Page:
“Our new system also includes front- and cab-facing cameras so that we can constantly monitor safe driving and address any unsafe behaviors.”

According to Nelson, a laundry operation can make the best use of new technology by starting with a proper rollout. 

“The entire team has to be committed to the new technology and that will only happen if they are thoroughly trained from the outset,” he points out. “The entire team also has to understand the whys and the benefits to themselves and the organization. A lack of understanding and support from the users will easily nullify the benefits of the new technology.”

For Doran, making the best use of route technology involves using the program on an annual or semiannual basis, analyzing routes and making adjustments.

“Routes are constantly evolving,” he says. “New customers are added and others either go out of business or go with another supplier. Routes need to be looked at and adjusted for efficiency.

“Fuel costs are high and route labor can be affected if a route is operated in an inefficient manner.”

With the right technology and effective support, Nelson says Prudential’s routes are more efficient, allowing the company to add more stops and revenue to each route and, ultimately, reduce costs. 

“One of the many and most important benefits of an efficiently routed organization is more revenue on routes providing more income for our customer sales representative, allowing us to recruit and retain better talent,” he shares.

“Beyond just route technology, our handheld units contain all of the information necessary for our field staff to make any adjustments necessary to ensure customer satisfaction.”

Doran shares that he has used Alsco’s route technology to assist the production side of the operation as well.

“For example, while optimizing routes, we also isolate accounts using certain ‘high use’ items, such as 90-inch by 90-inch white table linen, 53-inch by 114-inch white linens, and black and white napkins,” he says.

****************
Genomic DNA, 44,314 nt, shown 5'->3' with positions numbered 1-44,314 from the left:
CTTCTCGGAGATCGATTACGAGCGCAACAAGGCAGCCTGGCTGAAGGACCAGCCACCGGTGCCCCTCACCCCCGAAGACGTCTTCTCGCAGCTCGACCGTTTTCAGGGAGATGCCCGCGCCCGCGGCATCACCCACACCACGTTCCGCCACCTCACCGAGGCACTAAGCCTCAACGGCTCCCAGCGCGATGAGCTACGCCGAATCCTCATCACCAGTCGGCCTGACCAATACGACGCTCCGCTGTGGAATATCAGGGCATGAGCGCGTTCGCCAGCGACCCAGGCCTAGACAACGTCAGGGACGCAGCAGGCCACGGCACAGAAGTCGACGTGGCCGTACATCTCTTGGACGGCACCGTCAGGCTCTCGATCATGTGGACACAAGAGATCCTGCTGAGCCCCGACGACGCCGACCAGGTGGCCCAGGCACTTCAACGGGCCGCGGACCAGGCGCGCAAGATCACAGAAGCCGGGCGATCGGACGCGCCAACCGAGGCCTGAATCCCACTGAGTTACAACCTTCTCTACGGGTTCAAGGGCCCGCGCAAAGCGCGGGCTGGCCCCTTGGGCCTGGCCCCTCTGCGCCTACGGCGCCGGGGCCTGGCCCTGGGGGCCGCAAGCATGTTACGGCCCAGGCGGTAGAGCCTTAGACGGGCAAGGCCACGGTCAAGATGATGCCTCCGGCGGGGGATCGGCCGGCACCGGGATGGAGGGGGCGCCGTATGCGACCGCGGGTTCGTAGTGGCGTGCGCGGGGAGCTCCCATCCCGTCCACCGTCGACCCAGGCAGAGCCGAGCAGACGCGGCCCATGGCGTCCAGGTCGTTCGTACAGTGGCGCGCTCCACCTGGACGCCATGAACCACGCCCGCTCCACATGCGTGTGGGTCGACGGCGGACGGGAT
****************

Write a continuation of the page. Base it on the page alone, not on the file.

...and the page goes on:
“Many accounts that use large amounts of these products are usually delivered to more than once a week, typically Monday-Thursday or Tuesday-Friday. Using the program to isolate these accounts, we can see if there is an imbalance or a time of the week that has a higher demand on production to get the product out.

“By changing the delivery days on said accounts to a more even schedule, moving several accounts from the Monday-Thursday schedule to Tuesday-Friday, we can better control the flow of product through the branch from soil to wash to finish, which can also assist the service department by minimizing shortages and special deliveries.”

Doran also says the technology can assist the sales team by creating defined sales territories, providing maps of sales territories based on zip codes.

“When used properly, we can assist our sales team by providing an area we currently service and they can focus on that area,” he shares. “In many markets, we can have several branches that may be adjacent to each other and have one salesperson for that area. With a detailed map, we can avoid placing a new customer on the wrong branch.”

Also, Doran says that because route technology can isolate accounts based on products used, the company can also see accounts by what they are not using.

“I have provided a list of accounts currently not using, for example, dust products, mats, mops,” he says. “The program can assist the route person and/or salesperson in an effort to increase sales within current customers. It’s very useful during sale contests.”

Check back Thursday for the conclusion on the importance of driver/rep training.